Sunday, July 20, 2014

Five-Year-Old Bathroom Victories

I remember hearing that heartbeat for the first time.  With all of my babies, I always teared up a bit, sighed with relief and said, "Thank You, Jesus."

Tonight, as I trained my five year old how to wipe his bum by himself, I teared up a bit, sighed with relief and said, "Thank You, Jesus."


Y'all, these are big victories for everyone.

There's not one parent out there who grieves when their little precious doesn't call them into the bathroom anymore to clean them.

This whole parenting thing is a marathon, not a sprint, we hear.  Well, we just passed another mile marker here, folks.


Next on the agenda:

1) Getting into the car without reenacting every WWF match ever recorded.
2) Everyone actually remembering to replace the empty toilet paper roll.  Who am I kidding?  Anyone in addition to me.
3) The couch surfing to stop before someone catches a big wave, falls, requiring either a cast or stitches.
4) Getting the library books back before the fine is the same amount as our mortgage payment.

These are the victories that no one ever tells you about.

And no one admitted to until now.

Wednesday, July 16, 2014

One Year Later - The Dining Room

I realized that it's been a long time since I've done any house updates for any one interested.

For those of you new around here, we bought a 1961 ranch-style house last year and have been slooowly and painfully renovating it, one project at a time.

Renovating is not for the faint of heart, please believe me.

Thankfully, our dining area was a pretty simple project, all cosmetic, for the most part.

Here's what it looked like before we moved in, but after we had cleaned it up a bit:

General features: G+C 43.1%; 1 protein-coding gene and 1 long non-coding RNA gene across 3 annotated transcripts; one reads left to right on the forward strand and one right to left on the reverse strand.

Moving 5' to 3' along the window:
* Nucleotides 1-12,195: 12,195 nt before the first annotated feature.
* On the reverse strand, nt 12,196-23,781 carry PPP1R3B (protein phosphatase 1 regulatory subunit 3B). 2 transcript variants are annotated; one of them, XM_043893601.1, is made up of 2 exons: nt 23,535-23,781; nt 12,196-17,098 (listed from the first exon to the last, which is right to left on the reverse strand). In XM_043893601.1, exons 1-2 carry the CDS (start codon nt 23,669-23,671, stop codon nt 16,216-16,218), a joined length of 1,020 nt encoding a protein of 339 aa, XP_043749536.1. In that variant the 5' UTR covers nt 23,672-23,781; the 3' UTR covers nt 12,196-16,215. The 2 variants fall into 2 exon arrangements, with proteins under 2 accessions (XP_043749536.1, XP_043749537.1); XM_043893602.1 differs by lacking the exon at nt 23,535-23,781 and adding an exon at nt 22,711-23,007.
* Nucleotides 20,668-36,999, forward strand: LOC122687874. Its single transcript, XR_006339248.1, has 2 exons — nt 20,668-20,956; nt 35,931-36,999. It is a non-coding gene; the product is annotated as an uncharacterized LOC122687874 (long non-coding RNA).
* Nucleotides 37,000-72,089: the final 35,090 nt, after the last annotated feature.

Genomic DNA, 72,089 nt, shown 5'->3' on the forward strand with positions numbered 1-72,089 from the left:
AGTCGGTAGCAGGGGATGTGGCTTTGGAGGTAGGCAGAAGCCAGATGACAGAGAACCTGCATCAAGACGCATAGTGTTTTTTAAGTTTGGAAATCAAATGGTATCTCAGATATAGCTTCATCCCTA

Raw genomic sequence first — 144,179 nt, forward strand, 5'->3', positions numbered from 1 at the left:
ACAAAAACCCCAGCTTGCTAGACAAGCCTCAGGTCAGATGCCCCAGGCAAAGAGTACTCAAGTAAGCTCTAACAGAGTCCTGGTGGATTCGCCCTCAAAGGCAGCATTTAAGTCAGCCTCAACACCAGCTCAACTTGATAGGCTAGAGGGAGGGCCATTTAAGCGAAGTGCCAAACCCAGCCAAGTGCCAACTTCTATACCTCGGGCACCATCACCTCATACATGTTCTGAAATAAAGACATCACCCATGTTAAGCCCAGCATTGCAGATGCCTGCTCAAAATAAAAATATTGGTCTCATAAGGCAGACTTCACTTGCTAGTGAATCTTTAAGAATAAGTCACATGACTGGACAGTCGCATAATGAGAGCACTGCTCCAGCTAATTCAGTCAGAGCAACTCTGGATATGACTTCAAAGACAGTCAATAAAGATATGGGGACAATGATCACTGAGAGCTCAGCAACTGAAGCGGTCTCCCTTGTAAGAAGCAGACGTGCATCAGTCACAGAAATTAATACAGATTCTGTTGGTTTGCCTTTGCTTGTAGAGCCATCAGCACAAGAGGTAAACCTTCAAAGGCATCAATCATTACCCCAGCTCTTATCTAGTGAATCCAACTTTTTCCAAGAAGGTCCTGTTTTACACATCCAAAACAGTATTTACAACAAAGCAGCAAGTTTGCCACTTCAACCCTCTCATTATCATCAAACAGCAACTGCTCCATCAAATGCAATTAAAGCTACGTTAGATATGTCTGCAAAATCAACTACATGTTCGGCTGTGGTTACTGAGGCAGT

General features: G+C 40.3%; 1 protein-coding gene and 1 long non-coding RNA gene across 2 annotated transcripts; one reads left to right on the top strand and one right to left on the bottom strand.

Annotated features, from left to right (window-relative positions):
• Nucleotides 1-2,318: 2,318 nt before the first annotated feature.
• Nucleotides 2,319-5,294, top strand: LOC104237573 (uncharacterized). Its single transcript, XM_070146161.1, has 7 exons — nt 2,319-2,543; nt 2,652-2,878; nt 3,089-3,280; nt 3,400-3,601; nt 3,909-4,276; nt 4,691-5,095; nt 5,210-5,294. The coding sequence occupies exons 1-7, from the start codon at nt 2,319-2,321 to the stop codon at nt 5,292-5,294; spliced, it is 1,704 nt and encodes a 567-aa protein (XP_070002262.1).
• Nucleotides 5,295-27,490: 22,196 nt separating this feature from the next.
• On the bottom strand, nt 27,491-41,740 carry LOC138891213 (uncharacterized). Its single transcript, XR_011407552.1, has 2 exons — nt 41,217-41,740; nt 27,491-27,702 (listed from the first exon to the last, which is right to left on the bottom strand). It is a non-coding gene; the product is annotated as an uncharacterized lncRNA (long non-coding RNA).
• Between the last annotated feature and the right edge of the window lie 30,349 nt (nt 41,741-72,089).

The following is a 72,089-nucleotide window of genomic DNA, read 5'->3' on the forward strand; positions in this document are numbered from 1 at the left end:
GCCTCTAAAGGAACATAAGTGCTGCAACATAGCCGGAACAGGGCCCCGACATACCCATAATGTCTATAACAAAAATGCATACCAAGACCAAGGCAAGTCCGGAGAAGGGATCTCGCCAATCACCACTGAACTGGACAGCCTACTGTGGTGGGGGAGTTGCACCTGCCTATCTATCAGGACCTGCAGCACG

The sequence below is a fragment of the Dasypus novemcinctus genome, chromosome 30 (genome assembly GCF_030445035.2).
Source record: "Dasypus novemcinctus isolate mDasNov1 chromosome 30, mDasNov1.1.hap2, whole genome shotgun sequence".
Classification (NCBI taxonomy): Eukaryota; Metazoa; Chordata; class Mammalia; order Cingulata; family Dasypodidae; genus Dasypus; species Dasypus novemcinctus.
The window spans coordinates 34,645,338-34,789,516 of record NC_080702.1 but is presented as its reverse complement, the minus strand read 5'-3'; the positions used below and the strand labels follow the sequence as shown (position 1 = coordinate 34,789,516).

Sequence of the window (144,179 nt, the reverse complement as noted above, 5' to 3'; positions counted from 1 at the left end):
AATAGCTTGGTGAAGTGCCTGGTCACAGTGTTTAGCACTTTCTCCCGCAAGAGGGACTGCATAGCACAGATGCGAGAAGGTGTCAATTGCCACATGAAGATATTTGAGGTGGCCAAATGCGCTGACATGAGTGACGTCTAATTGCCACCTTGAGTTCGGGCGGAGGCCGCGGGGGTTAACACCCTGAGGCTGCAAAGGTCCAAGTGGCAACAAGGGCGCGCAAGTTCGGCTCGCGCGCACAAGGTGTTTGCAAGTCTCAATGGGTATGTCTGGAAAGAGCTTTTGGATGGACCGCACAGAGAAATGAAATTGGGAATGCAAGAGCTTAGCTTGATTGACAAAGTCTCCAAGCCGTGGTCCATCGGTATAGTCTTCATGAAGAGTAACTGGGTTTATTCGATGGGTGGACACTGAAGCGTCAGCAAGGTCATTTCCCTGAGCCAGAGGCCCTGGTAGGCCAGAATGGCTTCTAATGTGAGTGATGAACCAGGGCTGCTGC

I've been a fan of red accent walls for a while now, but this was too dark and closed in the room too much.  I wanted a clean slate to work with, so the whole room (and ceiling) got painted.  I adore the brick floor, though, so that definitely stayed.  One workman offered to rip it out for us.  I smiled at him serenely, knowing that he couldn't read the thousand types of death that were floating through my mind at that point.

Over my dead body was that floor coming out.

It stayed.

Here's my lovely Livy modeling what it looks like today.

Tucked back in the corner is the little coffee station made out of my grandmother's antique sewing table which she had received as a wedding gift.  Seems like I need some color over there, hmmmmmm....

 This is one of my favorite views in my house.  Even though all of the dishes are different patterns (which I adore), it's so soothing to my eye because it's all one color.  (Except for the Fourth of July decor, of course.)

On display, is a picture of my great-grandfather in his World War I uniform, which we are all so proud of.  It's important to me that my kids have an understanding of where and who they come from.  This photograph has started a lot of great conversations about our family history with them.

 I think this is one of my favorite rooms of the house, for lots of different reasons:  a) a ton of natural light comes in, b) everyone eats and gathers around the table, and c) it's actually almost finished.

Ahhhhh, it's so good to be home.

Tuesday, July 15, 2014

Stones of Remembrance

Back when I started this blog, I was using it as a way to stretch my writing wings a bit.  I had always loved to write {indeed, the love of words permeated my very core from the beginning}, but as a young mom with three littles running about my feet, there just didn't seem to be many opportunities.

After a while, as I was writing about the silliness of our days and sharing pictures of how our children were growing like the proverbial weeds, I realized that I was doing more.

I was setting things down, giving record to the amazing blessings that have surrounded and buoyed me up for years.

I call these my "Stones of Remembrance".

Joshua 4:6-7; 24
"...that this may be a sign among you.  When your children ask in time to come, 'What do those stones mean to you?' then you shall tell them that the waters of the Jordan were cut off before the ark of the covenant of the Lord.  When it passed over the Jordan, the waters of the Jordan were cut off.  So these stones shall be to the people of Israel a memorial forever."